Anthony Burgess' own stage version of his shockingly prophetic 1962 novella, his most famous book, fuelled one of the RSC's biggest flops in their Barbican phase, and has never been successfully harnessed in the theatre.
So I'll give director Alexandra Spencer-Jones (and her Action to the Word company) some credit for providing a testosterone-filled homoerotic dance show that dabbles in the dubious thrill of the crime spree without making all that much distinction between bad behaviour and brutal treatment and rehabilitation.
The show's an all-boy 80-minute vest and braces spectacular, with little differentiation in the authority figures and a proper relish for Burgess's linguistic slangy Nadsat, a brew of Slavic Cockney that manages the difficult task of matching the talk to the walk.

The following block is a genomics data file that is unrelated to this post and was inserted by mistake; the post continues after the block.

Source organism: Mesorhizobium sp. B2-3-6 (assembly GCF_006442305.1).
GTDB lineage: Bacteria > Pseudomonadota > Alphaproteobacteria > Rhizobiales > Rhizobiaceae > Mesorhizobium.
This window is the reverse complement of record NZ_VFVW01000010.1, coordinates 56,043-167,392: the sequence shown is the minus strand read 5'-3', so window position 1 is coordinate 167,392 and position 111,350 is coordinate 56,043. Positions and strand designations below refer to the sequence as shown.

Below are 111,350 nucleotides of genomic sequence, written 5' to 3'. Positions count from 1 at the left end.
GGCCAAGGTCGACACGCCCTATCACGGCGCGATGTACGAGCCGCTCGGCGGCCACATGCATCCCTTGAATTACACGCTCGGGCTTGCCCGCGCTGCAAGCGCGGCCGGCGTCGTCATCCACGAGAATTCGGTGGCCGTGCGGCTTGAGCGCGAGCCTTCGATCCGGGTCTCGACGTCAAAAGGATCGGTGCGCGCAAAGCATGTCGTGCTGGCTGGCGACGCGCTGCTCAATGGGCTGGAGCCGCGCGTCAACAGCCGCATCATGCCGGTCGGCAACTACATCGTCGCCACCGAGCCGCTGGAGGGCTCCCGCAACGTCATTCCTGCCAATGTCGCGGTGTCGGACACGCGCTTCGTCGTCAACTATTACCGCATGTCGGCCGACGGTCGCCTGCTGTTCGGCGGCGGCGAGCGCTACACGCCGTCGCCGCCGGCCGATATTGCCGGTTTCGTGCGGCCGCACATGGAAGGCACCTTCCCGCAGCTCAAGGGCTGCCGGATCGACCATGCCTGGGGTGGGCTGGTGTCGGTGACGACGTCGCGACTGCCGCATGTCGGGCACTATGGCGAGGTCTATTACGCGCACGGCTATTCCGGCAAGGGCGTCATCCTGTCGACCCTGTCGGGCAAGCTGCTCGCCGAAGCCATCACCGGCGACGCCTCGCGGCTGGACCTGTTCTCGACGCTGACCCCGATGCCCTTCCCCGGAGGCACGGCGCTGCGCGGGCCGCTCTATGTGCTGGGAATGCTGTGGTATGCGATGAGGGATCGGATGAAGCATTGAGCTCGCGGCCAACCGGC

Previous versions, by an all-girl group at the Bloomsbury, and Northern Stage in Newcastle, have continued to struggle in the wake of Stanley Kubrick's brilliant and disturbing movie, but Martin McCreadie's muscle-rippling Alex is an extraordinarily charismatic leader of the pack, and leads some fairly impressive dance sequences on the street, in the prison and the hospital.
I'm not sure that the claims being made for the piece in the aftermath of the London riots are all that strong: Alex and the teenage droogs in the milk bar are thugs without any motivation of poverty or civil resentment. Their "combat" is credited to Lewis Penfold, their choreography to Hannah Lee of Billy Boy Ballet.
They are nasty nitwits dealing in thumps on the gulliver, fists in the plot and a crack in the kishkas real horror show hot. Pumped up with Beethoven - the Fifth, the Ninth and even dear little old Für Elise - these conscience-free hooligans use violence as a style statement, and that's the most exhilaratingly terrible thing of all.